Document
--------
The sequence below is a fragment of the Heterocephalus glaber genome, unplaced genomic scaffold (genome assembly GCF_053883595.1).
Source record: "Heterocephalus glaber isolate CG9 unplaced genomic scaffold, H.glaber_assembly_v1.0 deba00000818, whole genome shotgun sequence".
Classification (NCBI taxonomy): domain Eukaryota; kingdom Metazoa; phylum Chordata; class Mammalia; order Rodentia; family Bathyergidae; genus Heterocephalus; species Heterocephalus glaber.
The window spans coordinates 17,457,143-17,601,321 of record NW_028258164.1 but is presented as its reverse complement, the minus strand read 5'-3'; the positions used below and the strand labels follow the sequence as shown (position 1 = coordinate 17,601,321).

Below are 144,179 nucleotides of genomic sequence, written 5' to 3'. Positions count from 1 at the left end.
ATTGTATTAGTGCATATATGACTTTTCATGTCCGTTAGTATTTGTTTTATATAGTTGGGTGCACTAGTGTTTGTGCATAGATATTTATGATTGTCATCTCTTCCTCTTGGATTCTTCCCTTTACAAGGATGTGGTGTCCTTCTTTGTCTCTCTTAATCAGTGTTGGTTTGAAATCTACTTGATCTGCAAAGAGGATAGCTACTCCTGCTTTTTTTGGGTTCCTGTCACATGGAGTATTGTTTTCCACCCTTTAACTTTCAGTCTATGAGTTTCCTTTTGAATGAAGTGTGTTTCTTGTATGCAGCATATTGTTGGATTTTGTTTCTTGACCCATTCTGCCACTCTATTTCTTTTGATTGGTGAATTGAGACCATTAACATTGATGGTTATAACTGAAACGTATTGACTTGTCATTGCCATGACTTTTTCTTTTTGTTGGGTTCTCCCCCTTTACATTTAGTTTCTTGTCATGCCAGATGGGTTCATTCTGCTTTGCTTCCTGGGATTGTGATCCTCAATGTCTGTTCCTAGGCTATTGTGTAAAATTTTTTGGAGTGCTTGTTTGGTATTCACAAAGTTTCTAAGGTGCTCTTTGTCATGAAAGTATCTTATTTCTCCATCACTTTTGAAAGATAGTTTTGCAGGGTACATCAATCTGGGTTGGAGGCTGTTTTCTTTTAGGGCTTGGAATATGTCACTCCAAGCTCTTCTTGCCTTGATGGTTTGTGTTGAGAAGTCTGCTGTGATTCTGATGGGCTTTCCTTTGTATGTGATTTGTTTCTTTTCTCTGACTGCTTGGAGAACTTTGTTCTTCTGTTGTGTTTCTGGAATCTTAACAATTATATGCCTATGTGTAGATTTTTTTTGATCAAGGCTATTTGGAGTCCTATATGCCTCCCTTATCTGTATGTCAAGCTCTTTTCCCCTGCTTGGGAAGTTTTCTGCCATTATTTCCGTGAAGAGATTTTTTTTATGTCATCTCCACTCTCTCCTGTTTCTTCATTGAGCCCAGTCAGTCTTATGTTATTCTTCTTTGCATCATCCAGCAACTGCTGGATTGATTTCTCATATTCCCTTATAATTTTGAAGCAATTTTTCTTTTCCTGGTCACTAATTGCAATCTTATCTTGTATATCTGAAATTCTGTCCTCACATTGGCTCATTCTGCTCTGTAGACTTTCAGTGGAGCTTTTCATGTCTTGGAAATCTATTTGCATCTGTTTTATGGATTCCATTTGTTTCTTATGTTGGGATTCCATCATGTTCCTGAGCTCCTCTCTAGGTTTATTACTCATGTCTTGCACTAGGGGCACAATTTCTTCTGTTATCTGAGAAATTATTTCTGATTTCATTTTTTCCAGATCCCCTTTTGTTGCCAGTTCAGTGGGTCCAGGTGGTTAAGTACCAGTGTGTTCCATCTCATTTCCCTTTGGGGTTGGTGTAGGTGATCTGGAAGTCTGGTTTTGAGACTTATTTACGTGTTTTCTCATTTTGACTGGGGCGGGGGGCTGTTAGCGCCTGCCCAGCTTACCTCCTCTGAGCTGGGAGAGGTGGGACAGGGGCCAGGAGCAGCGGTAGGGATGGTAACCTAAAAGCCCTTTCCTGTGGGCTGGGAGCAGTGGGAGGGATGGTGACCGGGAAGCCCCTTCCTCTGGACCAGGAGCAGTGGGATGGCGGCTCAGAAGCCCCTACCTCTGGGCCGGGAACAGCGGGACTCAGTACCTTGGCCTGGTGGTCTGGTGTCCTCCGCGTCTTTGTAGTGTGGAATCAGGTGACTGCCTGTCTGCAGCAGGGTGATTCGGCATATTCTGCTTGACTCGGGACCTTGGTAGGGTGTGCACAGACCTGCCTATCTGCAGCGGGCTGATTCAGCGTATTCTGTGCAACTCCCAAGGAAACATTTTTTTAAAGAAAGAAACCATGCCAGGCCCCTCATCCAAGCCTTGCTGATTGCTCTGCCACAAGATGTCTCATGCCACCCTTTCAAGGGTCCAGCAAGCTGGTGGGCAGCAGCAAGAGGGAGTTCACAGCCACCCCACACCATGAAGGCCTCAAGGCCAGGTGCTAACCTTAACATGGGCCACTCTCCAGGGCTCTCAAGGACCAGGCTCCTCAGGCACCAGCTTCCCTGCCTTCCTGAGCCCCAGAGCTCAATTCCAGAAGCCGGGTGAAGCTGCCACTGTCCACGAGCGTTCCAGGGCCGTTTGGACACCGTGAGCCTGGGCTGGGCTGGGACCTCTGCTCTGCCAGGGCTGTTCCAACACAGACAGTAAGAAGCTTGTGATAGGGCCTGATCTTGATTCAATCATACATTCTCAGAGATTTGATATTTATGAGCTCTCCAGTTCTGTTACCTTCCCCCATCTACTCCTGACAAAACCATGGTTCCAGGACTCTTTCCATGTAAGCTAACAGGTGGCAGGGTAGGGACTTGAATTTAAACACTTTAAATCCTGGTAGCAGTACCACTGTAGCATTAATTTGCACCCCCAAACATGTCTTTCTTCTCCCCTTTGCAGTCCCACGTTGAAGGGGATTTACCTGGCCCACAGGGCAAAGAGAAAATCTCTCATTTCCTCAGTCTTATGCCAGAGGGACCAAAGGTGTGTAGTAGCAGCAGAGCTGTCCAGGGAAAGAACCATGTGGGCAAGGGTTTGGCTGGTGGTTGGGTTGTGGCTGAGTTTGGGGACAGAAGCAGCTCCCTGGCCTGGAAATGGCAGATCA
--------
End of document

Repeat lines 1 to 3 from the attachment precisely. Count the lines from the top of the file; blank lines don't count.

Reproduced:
The sequence below is a fragment of the Heterocephalus glaber genome, unplaced genomic scaffold (genome assembly GCF_053883595.1).
Source record: "Heterocephalus glaber isolate CG9 unplaced genomic scaffold, H.glaber_assembly_v1.0 deba00000818, whole genome shotgun sequence".
Classification (NCBI taxonomy): domain Eukaryota; kingdom Metazoa; phylum Chordata; class Mammalia; order Rodentia; family Bathyergidae; genus Heterocephalus; species Heterocephalus glaber.